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Is B.C. on the cusp of a third COVID-19 wave?

Last Updated Mar 18, 2021 at 11:43 am PDT

A sign inside Hastings Elementary Community School in Vancouver reminds anyone entering the school to adhere to COVID-19 protocols. (Lasia Kretzel, NEWS1130 photo)

SFU epidemiologist says B.C. has seen a rise in cases lately, possibly driven by the B.1.1.7 variant of concern

Defining a 'wave' can be difficult because it's 'a matter of semantics,' says expert

Expert says we all have a role to play, and a third wave of COVID-19 isn't inevitable in B.C.

VANCOUVER (NEWS 1130) – Scientists in Ontario have declared a third wave of COVID-19, and an expert in B.C. believes we could be on the same path.

SFU epidemiologist Caroline Colijn believes by some metrics, we might already be in the early stages.

“We are seeing, over the last few weeks, a kind of rise in cases, I think possibly driven by the B.1.1.7 variant of concern,” she said.

Colijn says defining a “wave” can be difficult because “it’s kind of a matter of semantics.”

“I think we’ve gone with this ‘wave’ language to describe … ‘We’ve gotten this to go down for awhile and now we’re going to let it go up, and we’re going to call it another wave.’ I think that’s what’s happening,” she said.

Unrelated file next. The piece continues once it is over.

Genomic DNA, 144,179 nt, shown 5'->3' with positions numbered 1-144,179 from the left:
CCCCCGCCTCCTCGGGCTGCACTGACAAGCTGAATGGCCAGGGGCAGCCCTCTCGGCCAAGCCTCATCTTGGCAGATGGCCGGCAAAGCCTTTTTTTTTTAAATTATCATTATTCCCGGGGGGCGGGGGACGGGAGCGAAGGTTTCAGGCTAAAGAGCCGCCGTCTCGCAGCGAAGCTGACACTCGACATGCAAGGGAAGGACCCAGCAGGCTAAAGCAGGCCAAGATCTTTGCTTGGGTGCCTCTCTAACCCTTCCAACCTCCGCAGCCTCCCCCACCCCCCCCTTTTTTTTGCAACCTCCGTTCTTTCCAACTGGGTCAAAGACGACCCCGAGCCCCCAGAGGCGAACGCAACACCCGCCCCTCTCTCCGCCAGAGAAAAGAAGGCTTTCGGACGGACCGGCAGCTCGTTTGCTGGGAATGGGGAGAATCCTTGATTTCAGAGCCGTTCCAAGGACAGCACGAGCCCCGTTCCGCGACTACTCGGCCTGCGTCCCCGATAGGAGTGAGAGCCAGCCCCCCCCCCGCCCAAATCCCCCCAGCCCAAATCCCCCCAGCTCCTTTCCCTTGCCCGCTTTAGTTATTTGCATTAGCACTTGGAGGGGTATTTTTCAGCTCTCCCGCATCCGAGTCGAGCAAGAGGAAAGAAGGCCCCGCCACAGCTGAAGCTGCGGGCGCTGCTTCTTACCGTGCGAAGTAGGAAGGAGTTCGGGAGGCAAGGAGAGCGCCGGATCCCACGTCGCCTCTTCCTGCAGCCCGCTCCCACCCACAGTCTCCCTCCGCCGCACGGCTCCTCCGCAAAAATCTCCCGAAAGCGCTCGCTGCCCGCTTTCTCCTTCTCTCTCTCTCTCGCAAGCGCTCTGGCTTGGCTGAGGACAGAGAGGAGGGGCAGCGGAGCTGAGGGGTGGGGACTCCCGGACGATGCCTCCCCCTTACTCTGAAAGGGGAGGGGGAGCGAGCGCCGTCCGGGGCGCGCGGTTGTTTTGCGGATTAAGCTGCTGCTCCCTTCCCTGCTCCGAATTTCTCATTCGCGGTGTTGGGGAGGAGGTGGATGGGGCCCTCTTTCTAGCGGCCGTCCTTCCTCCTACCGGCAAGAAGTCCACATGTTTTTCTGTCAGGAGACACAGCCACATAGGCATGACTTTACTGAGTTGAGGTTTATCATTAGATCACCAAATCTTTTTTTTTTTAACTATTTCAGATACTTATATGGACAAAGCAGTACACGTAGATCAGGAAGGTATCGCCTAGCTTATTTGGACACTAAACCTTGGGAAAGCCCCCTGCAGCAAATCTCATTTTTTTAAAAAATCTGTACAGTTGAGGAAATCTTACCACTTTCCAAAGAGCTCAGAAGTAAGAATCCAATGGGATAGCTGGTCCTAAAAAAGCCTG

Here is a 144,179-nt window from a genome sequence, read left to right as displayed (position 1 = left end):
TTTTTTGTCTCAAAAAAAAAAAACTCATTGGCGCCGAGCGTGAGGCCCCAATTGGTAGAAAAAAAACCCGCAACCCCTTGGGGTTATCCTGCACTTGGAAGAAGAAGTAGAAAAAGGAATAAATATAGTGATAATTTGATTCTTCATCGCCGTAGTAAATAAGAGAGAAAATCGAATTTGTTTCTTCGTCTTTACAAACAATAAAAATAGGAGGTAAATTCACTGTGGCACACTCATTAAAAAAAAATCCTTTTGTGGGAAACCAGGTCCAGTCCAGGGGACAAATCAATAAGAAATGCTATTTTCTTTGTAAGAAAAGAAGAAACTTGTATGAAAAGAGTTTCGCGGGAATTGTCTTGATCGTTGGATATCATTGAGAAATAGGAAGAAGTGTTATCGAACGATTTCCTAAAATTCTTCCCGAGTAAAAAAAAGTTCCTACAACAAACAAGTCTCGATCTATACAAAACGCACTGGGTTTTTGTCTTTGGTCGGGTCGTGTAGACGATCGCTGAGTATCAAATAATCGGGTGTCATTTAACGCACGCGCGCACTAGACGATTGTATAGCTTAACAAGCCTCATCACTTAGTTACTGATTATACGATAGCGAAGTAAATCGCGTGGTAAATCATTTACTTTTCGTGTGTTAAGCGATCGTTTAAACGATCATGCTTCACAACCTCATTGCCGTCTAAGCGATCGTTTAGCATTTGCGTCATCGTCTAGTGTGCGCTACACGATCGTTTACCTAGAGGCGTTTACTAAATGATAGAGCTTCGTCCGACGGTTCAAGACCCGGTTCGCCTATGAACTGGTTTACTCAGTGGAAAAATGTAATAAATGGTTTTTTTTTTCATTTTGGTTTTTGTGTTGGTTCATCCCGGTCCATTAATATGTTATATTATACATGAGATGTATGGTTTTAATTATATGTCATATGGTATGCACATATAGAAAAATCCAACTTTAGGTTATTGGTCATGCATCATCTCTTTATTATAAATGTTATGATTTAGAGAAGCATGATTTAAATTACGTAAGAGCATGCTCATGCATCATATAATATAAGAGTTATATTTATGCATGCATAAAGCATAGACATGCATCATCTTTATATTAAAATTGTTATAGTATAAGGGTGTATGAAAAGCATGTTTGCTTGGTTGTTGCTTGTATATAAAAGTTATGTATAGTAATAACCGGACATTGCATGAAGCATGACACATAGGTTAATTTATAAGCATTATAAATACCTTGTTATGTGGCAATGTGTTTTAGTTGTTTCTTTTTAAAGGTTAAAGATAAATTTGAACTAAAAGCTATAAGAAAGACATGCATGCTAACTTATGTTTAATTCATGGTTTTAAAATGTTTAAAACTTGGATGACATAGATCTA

Related article: Ontario in third wave of COVID-19, science advisors say

“I would say this is all one big wave that we’ve controlled variously with up and down measures. But as of this past week, we’re still hovering at between 500 and 600 cases a day … But the trend is slowly rising,” she said.

On Wednesday, B.C. recorded 498 COVID-19 infections in the previous 24 hours. There were four deaths.

We don’t know the full extent to which variants are taking hold, but Colijn points out the fact that we are seeing more cases of the B.1.1.7 variant further complicates things.

“I would say, if things stay the same as they are now — and nothing changes based on the data we see now and based on what we know about B.1.1.7 — if I had to guess, I would say yes, we are likely headed into a third wave.”

She says when we look at “waves” for COVID-19, we need to keep in mind that this is a different situation compared to how other viruses have worked their way though the population.

A more “classic” wave, Colijn says, would be a situation where minimal measures are taken and the virus is allowed to run through the population and — hopefully — infect fewer people each “seasonal wave,” as population and demographics change.

“We didn’t let that happen. We crushed those waves. We stopped them in their tracks so that probably less than five per cent of the population has had COVID. So, when we talk about ‘waves,’ all we really mean is ‘We had a sustained decline for awhile, and now we’re re-opening and it’s going to go back up,'” she explained.

Related article: AstraZeneca COVID-19 vaccine now recommended for all adults

But Colijn says ultimately, we have a role to play and a it’s possible we won’t see a third wave at all.

“We may wait until we are back up to what was our past kind of limit, at about 1,000 cases a day before we start talking about an official third wave. Maybe we will see continued declines. It’s possible that people see the case numbers and they adapt. B.C. has been pretty good; When we have had rises, they’ve been relatively slow. So, we don’t really know,” she said.

She is also hopeful the plan to give vaccines to high-contact frontline workers earlier than initially scheduled will make a difference in slowing spread.